I like to think that in most of the time our work of mixing in the live sound is as simple (and at the same time, as complicated) as capturing the signals of the stage in the most faithful way to the original and transmitting them to the public with a little bit of amplification.
The best results are obtained first by thinking about what we want to do and then acting and applying the necessary processes to reach our goal. It may seem obvious. If we manage to have an image of the sound we want to obtain in our mind, it will always be much easier to get a good mix.
SoundGirls Mexico is pleased to open this space to share information, work opportunities, and experiences; with the purpose of creating a community of professionals, offering education and preparation in Spanish. About SoundGirls Mexico: started in early 2016, with the aim of supporting women in various areas such as broadcast, film, recording studios, theater, live audio and music.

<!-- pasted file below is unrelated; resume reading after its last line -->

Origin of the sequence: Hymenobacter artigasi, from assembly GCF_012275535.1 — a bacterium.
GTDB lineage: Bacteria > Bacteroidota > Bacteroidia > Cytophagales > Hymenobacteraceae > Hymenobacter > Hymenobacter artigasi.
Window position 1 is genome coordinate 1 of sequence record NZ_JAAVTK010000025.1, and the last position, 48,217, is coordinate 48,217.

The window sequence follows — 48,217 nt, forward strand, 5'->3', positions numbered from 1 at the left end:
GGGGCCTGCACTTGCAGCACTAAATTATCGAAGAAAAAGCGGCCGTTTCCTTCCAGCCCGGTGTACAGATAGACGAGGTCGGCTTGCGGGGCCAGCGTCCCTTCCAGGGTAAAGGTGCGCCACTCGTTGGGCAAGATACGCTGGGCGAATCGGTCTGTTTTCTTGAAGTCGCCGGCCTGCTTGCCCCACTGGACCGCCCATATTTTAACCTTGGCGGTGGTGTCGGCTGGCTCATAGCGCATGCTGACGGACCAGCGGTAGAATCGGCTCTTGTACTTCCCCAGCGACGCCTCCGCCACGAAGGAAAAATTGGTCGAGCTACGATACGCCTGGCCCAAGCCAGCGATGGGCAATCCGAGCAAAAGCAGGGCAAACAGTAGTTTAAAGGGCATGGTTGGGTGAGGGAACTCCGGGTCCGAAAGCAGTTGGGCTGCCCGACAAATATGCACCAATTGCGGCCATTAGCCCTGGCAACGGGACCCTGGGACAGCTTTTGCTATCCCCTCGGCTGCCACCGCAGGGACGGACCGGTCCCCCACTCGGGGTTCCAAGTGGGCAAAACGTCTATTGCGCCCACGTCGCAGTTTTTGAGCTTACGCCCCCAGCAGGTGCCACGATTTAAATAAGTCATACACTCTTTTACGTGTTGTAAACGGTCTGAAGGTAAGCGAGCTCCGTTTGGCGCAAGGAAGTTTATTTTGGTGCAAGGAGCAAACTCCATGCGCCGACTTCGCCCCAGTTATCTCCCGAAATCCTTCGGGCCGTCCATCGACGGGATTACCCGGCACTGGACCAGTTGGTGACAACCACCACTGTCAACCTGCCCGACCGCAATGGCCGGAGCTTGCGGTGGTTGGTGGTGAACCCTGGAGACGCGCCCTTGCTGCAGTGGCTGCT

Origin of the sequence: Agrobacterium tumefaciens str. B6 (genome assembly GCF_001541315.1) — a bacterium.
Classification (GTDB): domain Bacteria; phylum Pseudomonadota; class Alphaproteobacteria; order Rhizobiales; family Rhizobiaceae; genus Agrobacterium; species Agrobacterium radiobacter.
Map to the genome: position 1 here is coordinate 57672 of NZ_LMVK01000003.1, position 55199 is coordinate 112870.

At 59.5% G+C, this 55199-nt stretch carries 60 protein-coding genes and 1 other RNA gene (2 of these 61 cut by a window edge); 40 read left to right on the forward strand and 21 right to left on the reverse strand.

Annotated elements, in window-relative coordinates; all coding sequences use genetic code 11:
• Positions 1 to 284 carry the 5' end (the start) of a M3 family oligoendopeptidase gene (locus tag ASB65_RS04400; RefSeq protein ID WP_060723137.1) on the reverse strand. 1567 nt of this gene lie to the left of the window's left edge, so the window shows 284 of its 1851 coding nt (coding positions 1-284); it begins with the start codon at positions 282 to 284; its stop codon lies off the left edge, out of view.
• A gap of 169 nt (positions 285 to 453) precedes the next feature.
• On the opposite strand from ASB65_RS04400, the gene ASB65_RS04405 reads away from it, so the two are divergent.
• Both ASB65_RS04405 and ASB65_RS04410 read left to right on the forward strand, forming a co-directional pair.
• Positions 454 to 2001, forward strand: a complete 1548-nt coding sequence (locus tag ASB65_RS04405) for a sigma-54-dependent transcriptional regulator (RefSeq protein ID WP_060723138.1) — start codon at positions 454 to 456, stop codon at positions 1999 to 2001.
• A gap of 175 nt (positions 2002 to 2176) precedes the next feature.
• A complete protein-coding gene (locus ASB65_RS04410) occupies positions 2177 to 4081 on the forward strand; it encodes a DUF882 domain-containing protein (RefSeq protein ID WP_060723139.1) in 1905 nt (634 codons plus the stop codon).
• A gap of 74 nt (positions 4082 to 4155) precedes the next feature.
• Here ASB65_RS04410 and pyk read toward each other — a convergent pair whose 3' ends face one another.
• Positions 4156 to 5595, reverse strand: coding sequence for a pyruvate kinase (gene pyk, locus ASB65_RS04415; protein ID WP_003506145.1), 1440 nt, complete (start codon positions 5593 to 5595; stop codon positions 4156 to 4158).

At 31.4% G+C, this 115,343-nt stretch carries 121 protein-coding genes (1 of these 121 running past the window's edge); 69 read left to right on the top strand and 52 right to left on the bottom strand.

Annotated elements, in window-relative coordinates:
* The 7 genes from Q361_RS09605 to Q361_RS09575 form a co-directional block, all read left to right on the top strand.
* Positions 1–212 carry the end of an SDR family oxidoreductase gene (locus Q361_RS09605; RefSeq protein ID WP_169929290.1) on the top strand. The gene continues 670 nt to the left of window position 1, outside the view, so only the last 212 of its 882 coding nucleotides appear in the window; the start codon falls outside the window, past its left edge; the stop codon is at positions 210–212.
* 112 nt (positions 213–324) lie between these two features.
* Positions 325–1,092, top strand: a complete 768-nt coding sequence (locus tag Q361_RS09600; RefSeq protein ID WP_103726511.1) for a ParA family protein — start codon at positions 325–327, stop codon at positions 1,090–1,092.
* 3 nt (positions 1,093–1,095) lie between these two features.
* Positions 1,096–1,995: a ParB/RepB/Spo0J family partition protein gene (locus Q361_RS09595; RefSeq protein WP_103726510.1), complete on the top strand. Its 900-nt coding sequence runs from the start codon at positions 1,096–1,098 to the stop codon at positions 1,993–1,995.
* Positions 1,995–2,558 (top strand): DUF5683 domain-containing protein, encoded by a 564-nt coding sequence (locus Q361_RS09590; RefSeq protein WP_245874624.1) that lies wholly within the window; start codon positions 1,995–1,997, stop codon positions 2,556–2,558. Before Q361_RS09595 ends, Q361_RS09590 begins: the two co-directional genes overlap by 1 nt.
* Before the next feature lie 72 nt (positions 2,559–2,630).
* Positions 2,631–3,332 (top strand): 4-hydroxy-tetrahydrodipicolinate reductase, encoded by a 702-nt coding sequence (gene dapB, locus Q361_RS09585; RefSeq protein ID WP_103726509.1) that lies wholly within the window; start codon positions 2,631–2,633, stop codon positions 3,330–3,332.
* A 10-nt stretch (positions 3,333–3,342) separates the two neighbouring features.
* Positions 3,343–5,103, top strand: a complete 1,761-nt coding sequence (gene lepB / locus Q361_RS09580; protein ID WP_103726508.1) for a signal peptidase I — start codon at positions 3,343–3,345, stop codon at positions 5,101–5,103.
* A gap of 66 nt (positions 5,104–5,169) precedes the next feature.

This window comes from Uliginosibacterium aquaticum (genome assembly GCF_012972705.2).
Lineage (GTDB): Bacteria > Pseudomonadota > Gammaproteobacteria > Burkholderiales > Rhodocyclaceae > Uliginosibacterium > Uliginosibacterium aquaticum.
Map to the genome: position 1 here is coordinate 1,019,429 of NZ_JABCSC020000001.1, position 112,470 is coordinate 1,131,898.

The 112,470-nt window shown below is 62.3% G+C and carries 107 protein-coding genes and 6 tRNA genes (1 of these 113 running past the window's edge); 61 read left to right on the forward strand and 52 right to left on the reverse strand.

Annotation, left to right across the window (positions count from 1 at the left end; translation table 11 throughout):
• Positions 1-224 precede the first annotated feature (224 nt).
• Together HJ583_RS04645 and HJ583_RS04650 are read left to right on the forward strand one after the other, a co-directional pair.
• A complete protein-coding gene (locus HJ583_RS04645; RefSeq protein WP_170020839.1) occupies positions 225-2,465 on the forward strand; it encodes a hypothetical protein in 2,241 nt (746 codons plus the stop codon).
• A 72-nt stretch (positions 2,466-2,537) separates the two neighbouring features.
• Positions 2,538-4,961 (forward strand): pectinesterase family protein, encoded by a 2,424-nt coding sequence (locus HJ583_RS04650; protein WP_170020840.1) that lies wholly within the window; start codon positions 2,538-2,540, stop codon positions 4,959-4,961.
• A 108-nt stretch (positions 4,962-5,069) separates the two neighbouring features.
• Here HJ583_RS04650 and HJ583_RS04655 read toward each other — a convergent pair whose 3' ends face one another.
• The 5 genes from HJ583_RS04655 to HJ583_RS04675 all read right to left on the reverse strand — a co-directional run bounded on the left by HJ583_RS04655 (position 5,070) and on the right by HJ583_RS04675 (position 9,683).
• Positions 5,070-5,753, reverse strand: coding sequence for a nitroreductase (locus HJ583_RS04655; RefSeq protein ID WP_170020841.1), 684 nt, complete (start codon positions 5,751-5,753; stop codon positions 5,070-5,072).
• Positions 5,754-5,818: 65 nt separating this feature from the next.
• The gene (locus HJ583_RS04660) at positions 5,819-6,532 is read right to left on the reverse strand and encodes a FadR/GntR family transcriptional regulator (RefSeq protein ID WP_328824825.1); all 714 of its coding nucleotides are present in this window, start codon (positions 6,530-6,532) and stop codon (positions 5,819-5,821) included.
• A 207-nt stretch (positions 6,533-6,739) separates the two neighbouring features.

Currently, thanks to the union of the girls, we have managed to develop professionally. Forming a community not only of women but in the industry in general. Thanks to the support of sponsors, SoundGirls in Mexico has achieved substantial growth and most importantly, the union between both genders. So far, we are approximately eighty members, where we find professionals and students.
SoundGirls en México: SoundGirls México se complace en abrir este espacio para compartir información, oportunidades laborales y experiencias, con la finalidad de crear una comunidad de profesionales, ofreciendo educación y preparación en español.
Sobre SoundGirls México: comenzó a principios de 2016, con el objetivo de apoyar a las mujeres dentro de diversas áreas como broadcast, cine, estudios de grabación, teatro, audio en vivo y música.
Actualmente, gracias a la unión de las chicas, hemos logrado desarrollarnos profesionalmente, formando una comunidad no sólo de mujeres, sino de la industria en general.
Gracias al apoyo de patrocinadores, SoundGirls.Org en México ha logrado un crecimiento sólido y lo más importante: la unión entre ambos géneros. Hasta ahora, somos aproximadamente ochenta miembros, dentro de los cuales nos encontramos profesionistas y estudiantes.